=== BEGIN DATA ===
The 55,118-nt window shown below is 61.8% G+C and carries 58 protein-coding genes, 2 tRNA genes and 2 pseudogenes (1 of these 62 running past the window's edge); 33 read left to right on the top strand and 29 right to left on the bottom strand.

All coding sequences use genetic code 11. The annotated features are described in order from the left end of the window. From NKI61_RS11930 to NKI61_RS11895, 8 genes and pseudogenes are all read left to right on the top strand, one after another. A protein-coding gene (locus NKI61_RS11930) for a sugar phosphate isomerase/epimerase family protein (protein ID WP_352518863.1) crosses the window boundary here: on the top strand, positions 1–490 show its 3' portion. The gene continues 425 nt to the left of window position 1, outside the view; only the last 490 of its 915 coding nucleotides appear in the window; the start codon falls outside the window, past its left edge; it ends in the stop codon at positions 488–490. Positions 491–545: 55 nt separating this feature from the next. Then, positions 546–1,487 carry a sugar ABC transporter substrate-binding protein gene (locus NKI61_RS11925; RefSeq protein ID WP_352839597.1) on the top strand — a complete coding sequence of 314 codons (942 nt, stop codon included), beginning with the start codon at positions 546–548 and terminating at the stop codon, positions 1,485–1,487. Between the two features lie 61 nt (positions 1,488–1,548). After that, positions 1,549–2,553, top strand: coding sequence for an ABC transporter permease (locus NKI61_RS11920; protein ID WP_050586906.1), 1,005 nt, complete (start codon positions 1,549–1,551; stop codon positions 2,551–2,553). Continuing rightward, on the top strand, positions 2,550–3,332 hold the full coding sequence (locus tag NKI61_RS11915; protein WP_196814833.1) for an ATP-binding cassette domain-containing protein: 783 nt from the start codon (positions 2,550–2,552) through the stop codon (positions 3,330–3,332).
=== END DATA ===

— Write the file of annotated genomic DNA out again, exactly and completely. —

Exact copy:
The 55,118-nt window shown below is 61.8% G+C and carries 58 protein-coding genes, 2 tRNA genes and 2 pseudogenes (1 of these 62 running past the window's edge); 33 read left to right on the top strand and 29 right to left on the bottom strand.

All coding sequences use genetic code 11. The annotated features are described in order from the left end of the window. From NKI61_RS11930 to NKI61_RS11895, 8 genes and pseudogenes are all read left to right on the top strand, one after another. A protein-coding gene (locus NKI61_RS11930) for a sugar phosphate isomerase/epimerase family protein (protein ID WP_352518863.1) crosses the window boundary here: on the top strand, positions 1–490 show its 3' portion. The gene continues 425 nt to the left of window position 1, outside the view; only the last 490 of its 915 coding nucleotides appear in the window; the start codon falls outside the window, past its left edge; it ends in the stop codon at positions 488–490. Positions 491–545: 55 nt separating this feature from the next. Then, positions 546–1,487 carry a sugar ABC transporter substrate-binding protein gene (locus NKI61_RS11925; RefSeq protein ID WP_352839597.1) on the top strand — a complete coding sequence of 314 codons (942 nt, stop codon included), beginning with the start codon at positions 546–548 and terminating at the stop codon, positions 1,485–1,487. Between the two features lie 61 nt (positions 1,488–1,548). After that, positions 1,549–2,553, top strand: coding sequence for an ABC transporter permease (locus NKI61_RS11920; protein ID WP_050586906.1), 1,005 nt, complete (start codon positions 1,549–1,551; stop codon positions 2,551–2,553). Continuing rightward, on the top strand, positions 2,550–3,332 hold the full coding sequence (locus tag NKI61_RS11915; protein WP_196814833.1) for an ATP-binding cassette domain-containing protein: 783 nt from the start codon (positions 2,550–2,552) through the stop codon (positions 3,330–3,332).